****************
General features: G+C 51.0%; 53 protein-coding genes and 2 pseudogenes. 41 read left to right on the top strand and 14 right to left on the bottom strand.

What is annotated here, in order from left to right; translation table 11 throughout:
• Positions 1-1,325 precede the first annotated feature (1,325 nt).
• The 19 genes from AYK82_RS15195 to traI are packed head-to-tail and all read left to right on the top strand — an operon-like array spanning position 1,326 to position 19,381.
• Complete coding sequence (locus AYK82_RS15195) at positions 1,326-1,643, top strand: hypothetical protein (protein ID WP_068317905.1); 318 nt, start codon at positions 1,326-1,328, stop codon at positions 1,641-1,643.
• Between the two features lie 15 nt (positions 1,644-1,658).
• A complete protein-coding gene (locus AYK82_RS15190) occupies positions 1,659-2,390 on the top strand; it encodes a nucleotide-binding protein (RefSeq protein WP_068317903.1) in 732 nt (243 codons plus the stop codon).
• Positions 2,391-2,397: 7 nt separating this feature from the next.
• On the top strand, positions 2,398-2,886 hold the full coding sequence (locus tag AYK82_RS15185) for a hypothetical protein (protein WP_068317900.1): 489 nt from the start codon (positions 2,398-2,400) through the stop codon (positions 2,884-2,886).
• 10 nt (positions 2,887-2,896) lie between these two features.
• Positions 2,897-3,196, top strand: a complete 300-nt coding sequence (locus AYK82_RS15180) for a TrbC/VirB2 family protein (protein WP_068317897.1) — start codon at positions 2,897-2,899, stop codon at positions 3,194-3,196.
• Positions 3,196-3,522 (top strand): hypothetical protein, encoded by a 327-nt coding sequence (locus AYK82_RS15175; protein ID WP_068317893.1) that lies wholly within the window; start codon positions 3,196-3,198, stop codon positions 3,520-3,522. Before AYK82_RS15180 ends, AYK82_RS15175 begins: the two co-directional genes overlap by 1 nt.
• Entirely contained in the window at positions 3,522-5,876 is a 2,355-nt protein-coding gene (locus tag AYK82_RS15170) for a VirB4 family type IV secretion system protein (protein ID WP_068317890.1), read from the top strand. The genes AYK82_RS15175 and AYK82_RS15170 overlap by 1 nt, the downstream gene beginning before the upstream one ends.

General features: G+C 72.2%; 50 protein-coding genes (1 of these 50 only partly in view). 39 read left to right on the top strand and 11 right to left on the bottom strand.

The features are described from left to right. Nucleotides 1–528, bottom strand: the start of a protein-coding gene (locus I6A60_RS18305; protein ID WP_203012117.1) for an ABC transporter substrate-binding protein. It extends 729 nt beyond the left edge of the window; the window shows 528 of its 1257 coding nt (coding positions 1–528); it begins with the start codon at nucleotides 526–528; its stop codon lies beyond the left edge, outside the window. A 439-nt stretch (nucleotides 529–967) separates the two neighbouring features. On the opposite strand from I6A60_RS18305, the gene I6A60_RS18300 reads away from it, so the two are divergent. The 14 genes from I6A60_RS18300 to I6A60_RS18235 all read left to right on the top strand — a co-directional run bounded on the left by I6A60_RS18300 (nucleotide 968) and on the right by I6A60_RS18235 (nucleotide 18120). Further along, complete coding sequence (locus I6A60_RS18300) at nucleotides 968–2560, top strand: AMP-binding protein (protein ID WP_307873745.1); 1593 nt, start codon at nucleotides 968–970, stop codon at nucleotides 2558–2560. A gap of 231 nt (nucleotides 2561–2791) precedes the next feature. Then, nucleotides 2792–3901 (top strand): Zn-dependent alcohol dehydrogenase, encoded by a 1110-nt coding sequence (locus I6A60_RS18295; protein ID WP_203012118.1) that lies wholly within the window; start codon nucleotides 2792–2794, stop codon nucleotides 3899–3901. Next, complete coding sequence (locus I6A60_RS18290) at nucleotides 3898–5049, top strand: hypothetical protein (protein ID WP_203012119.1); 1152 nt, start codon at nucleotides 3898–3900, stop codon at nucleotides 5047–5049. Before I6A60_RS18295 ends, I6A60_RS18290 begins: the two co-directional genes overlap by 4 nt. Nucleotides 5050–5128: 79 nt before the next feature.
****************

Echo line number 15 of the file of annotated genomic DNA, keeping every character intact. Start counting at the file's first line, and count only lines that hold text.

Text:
The features are described from left to right. Nucleotides 1–528, bottom strand: the start of a protein-coding gene (locus I6A60_RS18305; protein ID WP_203012117.1) for an ABC transporter substrate-binding protein. It extends 729 nt beyond the left edge of the window; the window shows 528 of its 1257 coding nt (coding positions 1–528); it begins with the start codon at nucleotides 526–528; its stop codon lies beyond the left edge, outside the window. A 439-nt stretch (nucleotides 529–967) separates the two neighbouring features. On the opposite strand from I6A60_RS18305, the gene I6A60_RS18300 reads away from it, so the two are divergent. The 14 genes from I6A60_RS18300 to I6A60_RS18235 all read left to right on the top strand — a co-directional run bounded on the left by I6A60_RS18300 (nucleotide 968) and on the right by I6A60_RS18235 (nucleotide 18120). Further along, complete coding sequence (locus I6A60_RS18300) at nucleotides 968–2560, top strand: AMP-binding protein (protein ID WP_307873745.1); 1593 nt, start codon at nucleotides 968–970, stop codon at nucleotides 2558–2560. A gap of 231 nt (nucleotides 2561–2791) precedes the next feature. Then, nucleotides 2792–3901 (top strand): Zn-dependent alcohol dehydrogenase, encoded by a 1110-nt coding sequence (locus I6A60_RS18295; protein ID WP_203012118.1) that lies wholly within the window; start codon nucleotides 2792–2794, stop codon nucleotides 3899–3901. Next, complete coding sequence (locus I6A60_RS18290) at nucleotides 3898–5049, top strand: hypothetical protein (protein ID WP_203012119.1); 1152 nt, start codon at nucleotides 3898–3900, stop codon at nucleotides 5047–5049. Before I6A60_RS18295 ends, I6A60_RS18290 begins: the two co-directional genes overlap by 4 nt. Nucleotides 5050–5128: 79 nt before the next feature.